This time last year I said to my husband, “I know no one’s life is perfect, but mine is pretty close,” and I meant it. After nearly 5 years of commuting, working weekend and 3 A.M. shifts, I was so thankful for how drastically different my life had become. It was at this point that I started to love being a stay at home mom and wife. I loved my first glimpse of Air Force life. I loved living in a different place than I was used to and getting to explore our great country. I was thankful for every part of my life.
My, the difference a year can make. 2013 was without a doubt the happiest year of my life and 2014 has been the most difficult.
If you’ve been following my blog recently, you know all about it. We learned that we got nothing on our dream sheet and were moving to the middle-of-nowhere New Mexico. Once we got to New Mexico, we discovered our unborn son has Down syndrome and ever since then it’s been weeks of battling grief and battling the Air Force to move us to a place where there is a children’s hospital with better care. 2014 has been one struggle after another. We have had to fight to find a sliver of happiness in each day.
But as the grief is starting to wear off, I’ve become more thankful than I ever have been. When times are bad, it makes you realize how good you’ve had it. Right now when nothing seems to be going our way, I’m very aware of how nearly everything went our way in years past.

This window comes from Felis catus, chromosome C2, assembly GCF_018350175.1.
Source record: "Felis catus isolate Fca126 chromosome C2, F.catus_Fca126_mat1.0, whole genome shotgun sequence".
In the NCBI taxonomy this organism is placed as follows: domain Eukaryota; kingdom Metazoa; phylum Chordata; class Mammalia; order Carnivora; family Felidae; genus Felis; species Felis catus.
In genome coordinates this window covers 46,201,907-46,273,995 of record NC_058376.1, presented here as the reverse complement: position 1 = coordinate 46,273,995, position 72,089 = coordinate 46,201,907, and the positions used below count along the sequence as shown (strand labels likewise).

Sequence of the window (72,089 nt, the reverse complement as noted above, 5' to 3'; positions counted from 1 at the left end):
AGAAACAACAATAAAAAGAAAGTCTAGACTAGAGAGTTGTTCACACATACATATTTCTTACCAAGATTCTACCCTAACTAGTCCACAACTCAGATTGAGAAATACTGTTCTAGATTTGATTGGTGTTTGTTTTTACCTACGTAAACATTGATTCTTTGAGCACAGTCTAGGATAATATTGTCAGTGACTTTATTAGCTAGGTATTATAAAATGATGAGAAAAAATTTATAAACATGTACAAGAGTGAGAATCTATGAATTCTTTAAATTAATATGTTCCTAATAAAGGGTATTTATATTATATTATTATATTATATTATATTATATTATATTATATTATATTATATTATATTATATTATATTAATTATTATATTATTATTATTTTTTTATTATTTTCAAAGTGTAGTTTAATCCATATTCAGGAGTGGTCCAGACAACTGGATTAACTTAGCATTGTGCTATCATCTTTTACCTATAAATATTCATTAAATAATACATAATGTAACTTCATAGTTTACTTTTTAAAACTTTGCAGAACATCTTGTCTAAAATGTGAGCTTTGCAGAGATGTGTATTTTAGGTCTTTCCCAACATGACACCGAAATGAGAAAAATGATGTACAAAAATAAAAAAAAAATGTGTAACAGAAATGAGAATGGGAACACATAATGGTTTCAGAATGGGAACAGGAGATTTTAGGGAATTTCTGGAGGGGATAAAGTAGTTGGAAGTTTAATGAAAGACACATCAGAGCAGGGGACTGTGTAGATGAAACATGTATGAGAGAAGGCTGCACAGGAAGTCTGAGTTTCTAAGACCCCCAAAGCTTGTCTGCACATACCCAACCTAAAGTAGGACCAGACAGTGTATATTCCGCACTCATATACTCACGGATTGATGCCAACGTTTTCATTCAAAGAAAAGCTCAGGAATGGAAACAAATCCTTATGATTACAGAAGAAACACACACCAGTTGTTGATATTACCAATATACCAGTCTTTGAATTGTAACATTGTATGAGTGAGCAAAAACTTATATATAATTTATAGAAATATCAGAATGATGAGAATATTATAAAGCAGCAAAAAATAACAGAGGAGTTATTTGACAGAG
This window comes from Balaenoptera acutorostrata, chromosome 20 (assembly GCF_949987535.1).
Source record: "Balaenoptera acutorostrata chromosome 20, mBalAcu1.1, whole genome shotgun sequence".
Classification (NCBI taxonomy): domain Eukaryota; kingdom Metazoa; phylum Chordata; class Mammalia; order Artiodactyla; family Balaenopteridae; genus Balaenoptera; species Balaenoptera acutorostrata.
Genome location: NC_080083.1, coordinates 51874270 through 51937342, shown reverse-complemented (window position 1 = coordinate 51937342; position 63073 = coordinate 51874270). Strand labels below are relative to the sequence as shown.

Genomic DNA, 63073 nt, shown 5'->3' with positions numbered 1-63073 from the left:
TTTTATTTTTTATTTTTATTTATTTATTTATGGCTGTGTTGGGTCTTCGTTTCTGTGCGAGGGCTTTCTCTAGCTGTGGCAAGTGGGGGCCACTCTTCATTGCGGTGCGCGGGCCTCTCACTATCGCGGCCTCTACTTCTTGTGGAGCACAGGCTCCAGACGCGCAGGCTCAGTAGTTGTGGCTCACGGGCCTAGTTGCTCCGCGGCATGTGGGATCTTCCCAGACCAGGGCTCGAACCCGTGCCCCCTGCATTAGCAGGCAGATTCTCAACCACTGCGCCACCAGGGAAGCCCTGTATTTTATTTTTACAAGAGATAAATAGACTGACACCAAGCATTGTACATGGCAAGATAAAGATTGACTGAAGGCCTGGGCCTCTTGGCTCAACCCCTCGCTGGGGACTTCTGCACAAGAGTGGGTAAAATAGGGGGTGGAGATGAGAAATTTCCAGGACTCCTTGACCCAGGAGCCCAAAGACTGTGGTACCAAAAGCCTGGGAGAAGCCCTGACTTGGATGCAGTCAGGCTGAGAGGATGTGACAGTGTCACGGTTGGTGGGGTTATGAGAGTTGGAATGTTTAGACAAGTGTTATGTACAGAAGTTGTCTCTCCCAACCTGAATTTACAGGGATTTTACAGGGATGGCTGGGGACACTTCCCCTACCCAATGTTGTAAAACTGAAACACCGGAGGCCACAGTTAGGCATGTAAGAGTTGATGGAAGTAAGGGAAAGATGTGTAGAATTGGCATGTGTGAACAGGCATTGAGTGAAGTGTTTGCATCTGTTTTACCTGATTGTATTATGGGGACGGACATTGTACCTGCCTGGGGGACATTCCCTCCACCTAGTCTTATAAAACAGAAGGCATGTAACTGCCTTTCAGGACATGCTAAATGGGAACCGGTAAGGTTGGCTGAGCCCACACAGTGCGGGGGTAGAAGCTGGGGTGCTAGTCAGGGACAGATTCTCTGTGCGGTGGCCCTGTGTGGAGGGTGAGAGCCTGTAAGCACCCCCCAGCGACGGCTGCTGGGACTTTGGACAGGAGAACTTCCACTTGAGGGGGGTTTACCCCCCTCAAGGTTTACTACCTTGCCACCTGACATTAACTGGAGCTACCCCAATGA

It starts with having parents that pushed me to step out of my comfort zone to go to a school that was best for my career (that ultimately was the reason I met my Andy), I got not only a news job in 2009 (the height of the recession) but a reporter job right out of school that happened to be close to where Andy got into dental school, I got pregnant at the perfect time with Violet which allowed me to be a stay-at-home-mom…the list goes on.
When you are going through times of trouble, your first reaction is going to be “poor me”, but as time passes, you become more aware of other’s trials. For the first time I’ve noticed the Airmen and their families who live in the trailer parks a few streets behind our house. For the first time, I’m aware that people have children with severe disabilities and illnesses. For the first time, I’m aware of how hard people really have it. Sure, I was exposed to hardships before. As a former reporter, I’ve stood in the same spot where teens were murdered. I’ve looked into mothers’ eyes as they talked about the child they just lost. I’ve seen hell on earth. But I never felt it. I couldn’t really relate to any one’s pain because I had never experienced true heartbreak myself.
This Thanksgiving I have so much to be thankful for. I’m thankful for all of the moments my life fell perfectly into place and I’m thankful for the times when it has not. I’m thankful for what I was able to accomplish in the best of times and how much I’ve grown in the worst of times. I’m more compassionate, more empathetic now than I’ve ever been. That didn’t happen because of the lessons I learned when I was happy, I’ve changed for the better in the times I’ve been sad.
I know the sun will shine on us again one day. Although the immediate future brings so many uncertainties with it, I know that it will eventually be bright. I know this because we have a God, family and friends who love us. Until those days come, I’m thankful for the gray clouds up above and the lessons they are pouring down.